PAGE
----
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Major powers make high gains from taxes on oil - OAPEC
May 5, 2015, 1:19 pm

Net taxes on imported oil and derivatives levied by major industrial nations are higher than proceeds reaped by OAPEC's crude exporting countries, the Arab oil cartel said. Total oil revenues of OAPEC member countries from 2009 to 2013 reached US$ 2785,4 billion; an annual average of US$ 557 billion, while revenues from taxes imposed on oil consumption in the G7 countries during the same period reached US$ 6732 billion; an annual average of US$ 1346.4 billion, according to an opening editorial, published in the organization's latest edition.

OAPEC member countries play a significant and active role in the global oil market. They secure flow of oil supplies to petroleum markets worldwide in line with their belief in their role to maintain the global petroleum market stability and sustainability. As a result, the oil industry has come on top of the "world energy mix." It continued, saying financial revenues from the petroleum industry have been - and are still - the basic pillar for OAPEC member countriesØ¢’ national economies.

For long decades, the revenues contributed to supporting economic development plans directly and indirectly whether in the OAPEC member countries or non-member countries. Member countries have invested their revenues in joint petroleum ventures worldwide. They have also played a significant role in providing financial assistance to various developing and less developed countries all over the world. This only stresses their position as a strategic and influential partner of choice that is reliable in the worldØ¢’s economic development.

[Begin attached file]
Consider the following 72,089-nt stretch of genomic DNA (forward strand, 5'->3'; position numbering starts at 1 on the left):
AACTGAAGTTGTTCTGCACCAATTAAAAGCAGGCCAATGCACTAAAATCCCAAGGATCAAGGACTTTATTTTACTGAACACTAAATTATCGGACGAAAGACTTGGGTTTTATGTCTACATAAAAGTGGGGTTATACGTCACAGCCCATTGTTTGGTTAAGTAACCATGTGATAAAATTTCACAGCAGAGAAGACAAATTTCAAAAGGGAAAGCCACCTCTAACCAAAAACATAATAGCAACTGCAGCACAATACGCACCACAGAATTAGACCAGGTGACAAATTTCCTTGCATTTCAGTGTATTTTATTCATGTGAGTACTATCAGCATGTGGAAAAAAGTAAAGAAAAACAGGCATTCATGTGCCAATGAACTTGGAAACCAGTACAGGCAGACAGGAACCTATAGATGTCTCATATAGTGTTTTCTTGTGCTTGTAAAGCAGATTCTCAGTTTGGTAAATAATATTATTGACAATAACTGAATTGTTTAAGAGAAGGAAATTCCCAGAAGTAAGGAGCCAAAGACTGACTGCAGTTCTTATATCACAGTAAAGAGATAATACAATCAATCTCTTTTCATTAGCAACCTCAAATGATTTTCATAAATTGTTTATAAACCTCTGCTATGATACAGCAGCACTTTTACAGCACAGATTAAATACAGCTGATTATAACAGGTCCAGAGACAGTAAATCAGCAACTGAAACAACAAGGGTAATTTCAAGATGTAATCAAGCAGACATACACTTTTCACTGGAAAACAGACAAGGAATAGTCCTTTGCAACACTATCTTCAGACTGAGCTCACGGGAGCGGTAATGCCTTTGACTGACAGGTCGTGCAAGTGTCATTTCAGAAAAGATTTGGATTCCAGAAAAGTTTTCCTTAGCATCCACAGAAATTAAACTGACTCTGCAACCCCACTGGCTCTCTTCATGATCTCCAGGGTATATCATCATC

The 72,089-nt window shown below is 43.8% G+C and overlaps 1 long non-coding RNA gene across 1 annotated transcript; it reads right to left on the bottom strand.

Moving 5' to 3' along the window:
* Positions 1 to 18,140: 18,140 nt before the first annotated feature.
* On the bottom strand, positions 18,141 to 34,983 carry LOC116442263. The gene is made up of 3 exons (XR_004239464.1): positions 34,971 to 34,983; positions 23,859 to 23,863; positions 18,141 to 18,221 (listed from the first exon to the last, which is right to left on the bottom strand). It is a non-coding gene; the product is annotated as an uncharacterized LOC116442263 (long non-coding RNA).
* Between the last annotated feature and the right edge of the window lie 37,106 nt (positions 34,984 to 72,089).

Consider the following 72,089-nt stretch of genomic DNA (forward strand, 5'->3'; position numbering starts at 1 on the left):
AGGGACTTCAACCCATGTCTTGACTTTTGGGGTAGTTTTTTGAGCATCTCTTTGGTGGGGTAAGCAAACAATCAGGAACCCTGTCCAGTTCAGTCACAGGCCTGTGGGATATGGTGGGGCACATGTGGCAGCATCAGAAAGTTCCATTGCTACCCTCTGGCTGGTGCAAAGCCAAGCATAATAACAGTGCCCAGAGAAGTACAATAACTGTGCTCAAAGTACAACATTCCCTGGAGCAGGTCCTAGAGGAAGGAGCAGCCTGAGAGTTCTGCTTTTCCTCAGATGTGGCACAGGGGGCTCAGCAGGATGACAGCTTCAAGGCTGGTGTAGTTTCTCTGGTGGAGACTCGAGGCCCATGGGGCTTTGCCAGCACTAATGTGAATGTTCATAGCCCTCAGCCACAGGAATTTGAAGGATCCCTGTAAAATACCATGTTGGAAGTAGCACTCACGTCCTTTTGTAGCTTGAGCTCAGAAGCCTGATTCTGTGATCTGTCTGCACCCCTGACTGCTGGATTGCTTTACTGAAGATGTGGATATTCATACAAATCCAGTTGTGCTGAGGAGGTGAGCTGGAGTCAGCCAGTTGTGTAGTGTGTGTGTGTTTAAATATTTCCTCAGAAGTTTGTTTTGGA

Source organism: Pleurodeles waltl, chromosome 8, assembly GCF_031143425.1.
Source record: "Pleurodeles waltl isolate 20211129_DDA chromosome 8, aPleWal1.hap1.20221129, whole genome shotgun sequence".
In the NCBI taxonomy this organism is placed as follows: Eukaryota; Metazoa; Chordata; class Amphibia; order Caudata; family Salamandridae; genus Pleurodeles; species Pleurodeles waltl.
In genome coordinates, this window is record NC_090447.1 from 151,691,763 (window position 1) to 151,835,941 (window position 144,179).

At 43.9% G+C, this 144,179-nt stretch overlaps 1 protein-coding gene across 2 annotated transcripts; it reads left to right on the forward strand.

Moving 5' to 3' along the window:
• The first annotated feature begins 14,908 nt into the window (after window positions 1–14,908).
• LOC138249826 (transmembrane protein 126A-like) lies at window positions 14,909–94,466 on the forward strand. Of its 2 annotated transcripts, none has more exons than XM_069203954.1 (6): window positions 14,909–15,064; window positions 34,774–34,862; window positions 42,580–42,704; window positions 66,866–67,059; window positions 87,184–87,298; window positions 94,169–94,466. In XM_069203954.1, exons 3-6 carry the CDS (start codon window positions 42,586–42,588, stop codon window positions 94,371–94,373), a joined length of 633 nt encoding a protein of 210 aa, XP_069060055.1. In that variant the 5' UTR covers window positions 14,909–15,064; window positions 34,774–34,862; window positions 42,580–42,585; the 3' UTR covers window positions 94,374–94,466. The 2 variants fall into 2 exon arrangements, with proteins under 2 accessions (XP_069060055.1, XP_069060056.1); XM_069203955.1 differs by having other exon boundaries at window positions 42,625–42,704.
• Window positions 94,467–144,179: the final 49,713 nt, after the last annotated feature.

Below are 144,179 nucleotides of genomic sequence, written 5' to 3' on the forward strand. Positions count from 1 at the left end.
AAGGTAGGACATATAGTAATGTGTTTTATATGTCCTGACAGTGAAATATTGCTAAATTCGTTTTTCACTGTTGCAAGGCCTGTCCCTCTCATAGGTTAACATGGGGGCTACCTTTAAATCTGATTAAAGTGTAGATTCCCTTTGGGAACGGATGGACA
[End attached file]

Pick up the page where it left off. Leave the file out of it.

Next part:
At the same time, many major oil consuming G7 countries make significant profits out of petroleum imports via imposing taxes and customs on crude oil as well as petroleum products imports especially gasoline and diesel for the transportation sector. Tax in some European countries exceeds 55 percent of the total final consumer price. These revenues are major sources for funding G7 countries projected annual budgets.

What major oil consuming industrial countries gain from net taxes imposed on imported oil and its products exceeds the gains of the OAPEC member countries together from their total oil revenues. This refutes the claims of some international media outlets saying that the main reason for the continued slowdown of global economic growth rates is the high prices of imported oil; blaming petroleum exporting countries for that.

The reality is that the oil market is affected in general by the major G7 policies and legislations aiming at influencing the worldØ¢’s energy mix through imposing taxes and high fees on petroleum imports and oil products compared to other energy resources. The end consumer is the one to bear the expenses. Such policies could cause energy and economy imbalances including those of the developing countries, especially oil producing and exporting countries.

The continuation of imposing more tax on petroleum and its products by the oil consuming G7 might have negative implications on the oil industry in general in light of the current developments at the worldØ¢’s oil markets. This practice might cause the drop of the total financial revenues of the oil exporting countries, which would cause the cancellation or postponement of many petroleum projects, whose big part has been designed to improve the oil products specifications to conform to the international environment standards.

There is a dire need for more dialogue and transparency between oil and energy producing and consuming countries to assess current and future impacts resulting from plans to impose more taxes on oil consumption. OAPEC member countries hope for more efforts coordination to achieve more stability and progress in the worldØ¢’s oil industry.

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